While hasenpfeffer should properly be made with hare (snowshoe or jackrabbit in the United States), hares are notoriously hard to find if you are not a hunter. So do what everyone else does and make it with rabbit. The actual making of the dish is pretty easy, but it will be far better if you give it the 2 to 3 days' worth of marinating time. Marinades take a long time to penetrate meat, and the flavorful marinade is the heart of hasenpfeffer.
1jackrabbit,snowshoe hare or domestic rabbit, or 2 cottontails or squirrels
Flour for dredging
2to 3 cups chopped onion
1cupmilk,whole or 2%
6tablespoonssemolina flour,or use farina or Cream of Wheat
1/2to 1 teaspoon ground nutmeg
Marinate the rabbit. Bring all the ingredients for the marinade to a boil, then let cool to room temperature. While the marinade is cooling, cut up a hare into serving pieces. Find a covered container (plastic, ceramic, glass) just about large enough to hold the cut-up hare and put the meat inside. Cover with the cooled marinade. If you have leftover marinade, put that into a different container. Put everything in the refrigerator and let it sit at least 8 hours, but 2 days is better.
Remove the hare from the marinade and pat it dry. Save the marinade. Heat the butter in a large, heavy pot with a lid. Dredge the hare in the flour and brown well on all sides. Do this over medium to medium-high heat so the butter does not burn. Remove the hare pieces as they brown and set aside.
As the hare is browning, preheat your oven to 325°F and strain the marinade into a bowl.
Once you've browned the hare, add the onion and stir to coat with the butter. If there is not much butter left, add another tablespoon or so. Cook the onions over medium-high heat until they are soft and a little brown on the edges. Sprinkle salt over them as they cook.
Return the hare to the pot and add the strained marinade. Bring to a simmer, cover and put into the oven. Cook until the meat wants to fall off the bones: This will take 2 to 4 hours for a wild hare, or between 90 minutes and 2 hours for a store-bought rabbit. To finish the hasenpfeffer, remove it from the oven and uncover the pot. Spoon off about a cup of the sauce and put it into a bowl. Add the sour cream to the bowl and mix to combine. Return the mixture to the pot and swirl it around to combine. Serve at once with the dumplings.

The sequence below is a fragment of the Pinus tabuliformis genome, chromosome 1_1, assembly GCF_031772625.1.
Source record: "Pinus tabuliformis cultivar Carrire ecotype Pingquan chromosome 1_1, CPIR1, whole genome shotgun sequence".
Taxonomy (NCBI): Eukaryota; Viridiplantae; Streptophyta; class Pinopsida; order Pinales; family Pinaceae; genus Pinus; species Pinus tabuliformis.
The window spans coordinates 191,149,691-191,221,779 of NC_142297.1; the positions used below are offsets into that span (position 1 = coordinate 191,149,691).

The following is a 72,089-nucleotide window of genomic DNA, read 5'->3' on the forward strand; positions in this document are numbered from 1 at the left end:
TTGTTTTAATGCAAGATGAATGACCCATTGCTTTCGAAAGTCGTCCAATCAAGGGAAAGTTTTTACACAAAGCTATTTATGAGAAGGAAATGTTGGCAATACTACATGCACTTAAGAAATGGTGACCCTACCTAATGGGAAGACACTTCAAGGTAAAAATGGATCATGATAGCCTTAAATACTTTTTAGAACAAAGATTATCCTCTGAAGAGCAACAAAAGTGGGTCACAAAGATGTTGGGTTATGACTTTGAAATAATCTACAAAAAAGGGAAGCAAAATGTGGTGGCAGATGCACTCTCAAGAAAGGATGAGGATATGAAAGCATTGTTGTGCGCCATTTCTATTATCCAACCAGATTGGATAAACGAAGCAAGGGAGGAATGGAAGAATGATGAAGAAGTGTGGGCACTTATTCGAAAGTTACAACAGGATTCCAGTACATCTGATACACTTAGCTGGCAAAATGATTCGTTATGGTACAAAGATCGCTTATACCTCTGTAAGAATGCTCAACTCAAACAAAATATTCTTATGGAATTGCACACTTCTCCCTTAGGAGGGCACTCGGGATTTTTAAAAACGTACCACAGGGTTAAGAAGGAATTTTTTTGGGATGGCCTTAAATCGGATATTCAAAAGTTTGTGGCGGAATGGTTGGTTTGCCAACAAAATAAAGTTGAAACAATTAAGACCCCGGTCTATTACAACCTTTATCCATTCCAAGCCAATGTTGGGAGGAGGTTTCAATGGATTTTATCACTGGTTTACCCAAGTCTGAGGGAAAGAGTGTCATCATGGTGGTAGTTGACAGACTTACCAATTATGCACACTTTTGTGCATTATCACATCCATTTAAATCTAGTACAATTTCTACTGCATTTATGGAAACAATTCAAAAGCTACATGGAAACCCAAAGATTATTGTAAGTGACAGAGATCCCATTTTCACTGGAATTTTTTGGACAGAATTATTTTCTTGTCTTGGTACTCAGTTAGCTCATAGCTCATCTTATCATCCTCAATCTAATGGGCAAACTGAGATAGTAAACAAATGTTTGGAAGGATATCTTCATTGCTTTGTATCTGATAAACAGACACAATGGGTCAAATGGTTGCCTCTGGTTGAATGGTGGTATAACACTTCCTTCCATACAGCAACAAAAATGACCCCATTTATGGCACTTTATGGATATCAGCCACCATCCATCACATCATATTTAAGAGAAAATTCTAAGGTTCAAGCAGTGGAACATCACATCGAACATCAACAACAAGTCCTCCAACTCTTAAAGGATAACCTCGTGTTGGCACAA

Make the dumplings. Once the hasenpfeffer has cooked for an hour or so, make the dumpling dough. Heat the milk to the steaming point and add the butter and salt. Start stirring the milk with one hand while you sprinkle in the semolina with the other. Stir well until the semolina absorbs the milk and forms a stiff dough. Take the pot off the heat and let the dough cool. Bring a large pot of salted water to a boil on the stove. once it boils, turn off the heat until the hare is done.
When the hasenpfeffer is ready, turn the heat off the oven but leave everything inside. Mix the egg and nutmeg into the semolina dough. Let the dough stand while you bring your pot of salty water back to a boil, which won't take long because you preheated it. Get a bowl of water ready to wet your hands, so the dumpling dough doesn't stick to them.
Roll the dough into balls. I like to make dumplings the size of a walnut. As you make them, drop each one into the boiling water. Do not crowd the pot. Once the dumplings start bobbing on the surface, let them cook another 2 to 5 minutes, depending on how soft you like them. Remove with a slotted spoon and set aside.
Nothing in this recipe is difficult to find, with the possible exception of juniper berries. Juniper is used so often in wild game dishes that if you are a hunter, you really need a constant supply. You can either pick them yourself, find them in a large supermarket, or order juniper berries online.